Five thoughts from Louisville's win

MEMPHIS, Tenn. -- Louisville won the championship in its one and only appearance in the American Athletic Conference tournament, beating UConn 71-61 Saturday at FedExForum. Here are five observations from the Cardinals' win:

1.Louisville passes the eye test with flying colors. Louisville dominated the American tournament, trailing for only 27 seconds (ironically, during a 61-point drubbing against Rutgers). Louisville coach Rick Pitino said immediately after the game that the Cardinals will be a No. 1 seed. But he pulled back after, saying in the postgame news conference that the Cardinals should be but won't be a No. 1 seed. If the committee were to give the Cardinals a 1-seed then it would be revamping the entire system. If you had just landed from the moon and saw this team the past week you wouldn't have thought there is a better team in the country.

But the season has to be put in context and Louisville doesn't look like it will have a nonconference win against the field. The Cardinals don't have a bad loss. But the numbers aren't in Louisville's favor with a .500 record against top-50 teams, seven nonconference games against teams below 100, 12 conference games against teams below 140. After the game, Pitino said that you can't blame the Cardinals for the schedule or the league but to blame football (I think that was a shot toward the breakup of the Big East). Still, no one is going to want to be in the same bracket with the Cardinals. Expect the weakest No. 1 to get a strong No. 2 Louisville in its region.

2. Louisville is a force to be reckoned with in conference tournament play. The Cardinals have won three straight postseason tournament titles -- two in the Big East and one in the American. The Cardinals have won all their conference tournament title games by double-digit points for the second straight season. Add to that Louisville’s two straight Final Four trips and one national championship, with a possibility for a repeat. Yet, for whatever reason, that is not being discussed much nationally.

The conference the Cardinals play in may have something to do with that, but Louisville deserves at least some talk of having built a budding dynasty. As he departed his postgame news conference, Pitino remarked that the Cardinals were heading to their ninth conference next season. He's not that far off. Louisville has been in the Missouri Valley, Metro, Conference USA, Big East, American and next season the ACC.

3. Russ Smith, the overshadowed senior, was named the American Conference tournament MVP. He didn't get player of the year in the conference. That went to UConn's Shabazz Napier. Cincinnati's Sean Kilpatrick was a possible selection and had a strong case over either player. Yet, Smith stood tall yet again with a conference title. He scored 42 points in the win over Rutgers and while he wasn't as dominant against UConn (19 points) he made winning plays.

Smith bought into being a leader in his senior season from the jump. He didn't leave for the NBA after last season, not just because he wasn't going to be a first-round pick, but as much because he enjoyed the college experience. Smith said after the game that he loved Louisville and appreciated getting an education, the friends he has made in the city and at the school and the whole college experience. He said earlier in the week that he learned how to read screens, where to be on the court and became a much better basketball player playing for Pitino. Smith gets it and will leave quite a legacy at Louisville when he's through after the NCAA tournament.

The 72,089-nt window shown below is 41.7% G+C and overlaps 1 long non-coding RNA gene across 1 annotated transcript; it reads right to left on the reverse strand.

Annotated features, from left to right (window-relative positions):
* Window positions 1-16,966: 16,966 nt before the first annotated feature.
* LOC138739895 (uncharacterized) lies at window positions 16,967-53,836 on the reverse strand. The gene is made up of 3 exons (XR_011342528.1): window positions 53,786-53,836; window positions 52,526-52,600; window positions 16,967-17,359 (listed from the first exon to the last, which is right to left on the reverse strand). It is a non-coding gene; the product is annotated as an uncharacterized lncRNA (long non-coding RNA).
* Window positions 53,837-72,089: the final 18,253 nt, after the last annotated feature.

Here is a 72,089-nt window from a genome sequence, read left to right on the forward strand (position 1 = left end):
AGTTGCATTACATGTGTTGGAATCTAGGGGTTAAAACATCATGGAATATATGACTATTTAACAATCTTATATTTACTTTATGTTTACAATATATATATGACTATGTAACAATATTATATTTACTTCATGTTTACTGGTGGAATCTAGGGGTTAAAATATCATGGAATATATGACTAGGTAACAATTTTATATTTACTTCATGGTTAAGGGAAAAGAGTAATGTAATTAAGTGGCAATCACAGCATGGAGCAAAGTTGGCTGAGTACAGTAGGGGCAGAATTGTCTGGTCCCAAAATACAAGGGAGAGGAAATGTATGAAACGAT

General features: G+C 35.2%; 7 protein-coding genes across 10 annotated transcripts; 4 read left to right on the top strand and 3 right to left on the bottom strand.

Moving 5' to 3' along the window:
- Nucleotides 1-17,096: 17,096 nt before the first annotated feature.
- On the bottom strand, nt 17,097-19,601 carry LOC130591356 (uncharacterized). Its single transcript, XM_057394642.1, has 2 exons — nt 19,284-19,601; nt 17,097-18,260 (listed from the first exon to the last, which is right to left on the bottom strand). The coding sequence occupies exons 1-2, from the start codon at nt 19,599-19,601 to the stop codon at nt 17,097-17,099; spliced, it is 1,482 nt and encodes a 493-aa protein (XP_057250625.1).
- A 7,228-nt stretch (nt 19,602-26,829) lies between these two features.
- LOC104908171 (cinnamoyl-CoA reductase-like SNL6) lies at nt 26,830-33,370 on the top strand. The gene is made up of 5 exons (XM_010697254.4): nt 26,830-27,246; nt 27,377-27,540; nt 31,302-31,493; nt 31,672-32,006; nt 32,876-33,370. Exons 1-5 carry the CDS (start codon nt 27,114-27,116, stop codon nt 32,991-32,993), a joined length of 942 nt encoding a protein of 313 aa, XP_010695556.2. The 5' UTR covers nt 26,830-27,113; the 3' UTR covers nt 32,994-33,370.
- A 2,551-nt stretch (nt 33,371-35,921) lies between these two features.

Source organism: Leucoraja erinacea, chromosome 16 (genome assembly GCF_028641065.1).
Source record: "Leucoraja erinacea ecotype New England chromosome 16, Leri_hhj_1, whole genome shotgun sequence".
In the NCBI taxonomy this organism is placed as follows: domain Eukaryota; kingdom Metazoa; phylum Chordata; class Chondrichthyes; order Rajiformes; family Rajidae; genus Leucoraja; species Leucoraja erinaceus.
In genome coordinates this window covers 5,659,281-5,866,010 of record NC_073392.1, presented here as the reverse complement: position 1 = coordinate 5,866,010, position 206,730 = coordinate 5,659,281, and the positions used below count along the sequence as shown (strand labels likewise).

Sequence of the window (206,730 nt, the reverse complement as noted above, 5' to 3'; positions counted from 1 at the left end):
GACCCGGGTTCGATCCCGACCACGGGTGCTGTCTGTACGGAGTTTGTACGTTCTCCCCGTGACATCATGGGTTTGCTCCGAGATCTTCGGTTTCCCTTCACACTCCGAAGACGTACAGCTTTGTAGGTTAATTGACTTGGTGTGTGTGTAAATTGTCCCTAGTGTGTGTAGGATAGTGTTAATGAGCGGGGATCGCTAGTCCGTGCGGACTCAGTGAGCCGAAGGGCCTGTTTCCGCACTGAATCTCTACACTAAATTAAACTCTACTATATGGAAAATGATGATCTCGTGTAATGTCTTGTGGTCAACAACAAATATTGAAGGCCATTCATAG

4. Montrezl Harrell will be one of the toughest matchups in the NCAA tournament. Memphis coach Josh Pastner said Harrell is a difference-maker. Cincinnati coach Mick Cronin said Harrell is the most versatile player on the team, someone who can defend, rebound and is an all-around talent. Harrell has made everyone forget about Chane Behanan. Harrell has been sensational and not just because of his dunking. He finished with 22 points, 11 boards and 3 blocks in the title game.

Pitino called him the best power forward in the country. He may be the hardest to guard on the weak side, on the break or in transition. A year ago, Pitino said Harrell was the best NBA talent he had on his team. That may be hard to argue against.

5. What’s the ceiling for UConn? The Huskies got rocked by Louisville last Saturday and while they were in the game during stretches this Saturday, they couldn't cut the deficit to under 10 when it mattered. But the Huskies didn't match up well with Louisville. Napier couldn't shake the Louisville perimeter, forcing most of his shots. He rarely had a good look and neither did Ryan Boatright. The bright spot for the Huskies this week was the play of Amida Brimah, who could be a major factor if the Huskies are to win a game or two in the NCAA tournament. The freshman big man has made quite a leap in his development this season. He must be a board man and create some balance for the Huskies to advance. UConn coach Kevin Ollie remained upbeat after the game and predicted a good run for the Huskies next week.

Napier said he never gave it much thought that the Huskies would be in the NCAA tournament after not being allowed to participate last season. But with Selection Sunday at hand, he is appreciating the opportunity to be in the tournament. That's why he remained in Storrs, Conn., when others did not. UConn still has a player who can carry the Huskies a round, but more important, if the complementary players like Brimah, DeAndre Daniels and Niels Giffey perform well, then the Huskies have a real shot to be playing into the second weekend.